Robert Thompson, Trustee Professor and director of the Bleier Center for Television and Popular Culture in the Newhouse School, was quoted in the USA Today story “What’s next for Megyn Kelly? Experts say the options are limited.”
SU experts to speak as part of Syracuse Stage’s lively, insightful discussion on doubt, faith and conviction following final performance of ‘Doubt’ on March 2
SU experts to speak as part of Syracuse Stage’s lively, insightful discussion on doubt, faith and conviction following final performance of ‘Doubt’ on March 2February 21, 2008Patrick Finlonstagepr@syr.edu
Following the final performance of “Doubt” on Sunday, March 2, Syracuse Stage will host a discussion, “Doubt, Faith & Conviction,” from 3:45-5 p.m. in the Sutton Pavilion, located at the theater, 820 E. Genesee St. The discussion will explore questions raised by “Doubt” playwright John Patrick Shanley and features an esteemed panel from the Central New York community, including experts from Syracuse University, Le Moyne College and area organizations. It is free and open to the public.
Kyle Bass, literary associate at Syracuse Stage, will host the event. The discussion will be moderated by Robert Van Gulick, department chair and professor of philosophy in SU’s College of Arts and Sciences. The five-person panel includes Father Linus DeSantis from St. Thomas More Campus Ministry at the Alibrandi Catholic Center at SU; M. Gail Hamner, associate professor and future professoriate program director of the religion department in The College of Arts and Sciences; Melody Holmes, director of Jail Ministry, a grassroots organization affiliated with Catholic Charities of Onondaga County; Robert Flower, associate professor of philosophy at Le Moyne College; and Cecil Abrahams, visiting professor of cultural foundations of education in SU’s School of Education and English in The College of Arts and Sciences.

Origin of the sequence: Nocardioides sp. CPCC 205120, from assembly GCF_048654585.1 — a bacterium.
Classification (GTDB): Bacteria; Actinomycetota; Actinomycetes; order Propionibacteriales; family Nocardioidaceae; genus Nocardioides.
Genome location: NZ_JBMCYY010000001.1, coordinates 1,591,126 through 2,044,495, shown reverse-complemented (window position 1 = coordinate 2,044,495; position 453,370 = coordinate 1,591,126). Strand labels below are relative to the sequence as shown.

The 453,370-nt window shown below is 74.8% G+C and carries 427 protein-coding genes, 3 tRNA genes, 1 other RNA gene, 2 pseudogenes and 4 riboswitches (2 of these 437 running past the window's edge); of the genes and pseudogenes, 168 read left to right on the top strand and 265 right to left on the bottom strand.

Panelists will each have an opportunity to share their expert opinions on topics including doubt as a prerequisite for faith and the difference between faith and conviction. Members of the audience will also be invited to ask questions and share their opinions.
Shanley, nicknamed “Bard of the Bronx,” is the Academy Award-winning writer of the film “Moonstruck” and recently directed a film version of “Doubt” that will be released in December 2008 starring Meryl Streep and Philip Seymour Hoffman.
“Doubt” takes place against the backdrop of the Cold War, shortly after the assassination of President John F. Kennedy, during the desegregation of schools and in the midst of Pope John XXIII’s reformative Vatican II. With great change can come feelings of doubt, evidenced by the central conflict between the two main characters in the play.
Set in a Bronx Catholic school in 1964, “Doubt” explores what happens when a strict principal, Sister Aloysius, comes to believe that a popular young priest has engaged in inappropriate conduct with a male student. Sister Aloysius has no evidence but is certain that the priest, Father Flynn, is guilty. What follows is a dynamic “mono e mono” fueled by Shanley’s thought-provoking, witty dialogue that tests the boundaries of religion, faith, community and truth. Is Sister Aloysius protecting the children in her care or is she engaged in the unfair persecution of a wrongly accused man?
Playwright Shanley offers no easy answers. “I do not profess to know the end of the play,” he once told National Public Radio. “The end of the play takes place after the play is over, when you go out and have a drink and you have a fight with your wife about what happened.” He continues with the advice, “You may want to be sure. Look down on that feeling. We’ve got to learn to live with a full measure of uncertainty.”
For more information on “Doubt” and Syracuse Stage, visit http://SyracuseStage.org. For ticket information, contact the box office at (315) 443-3275.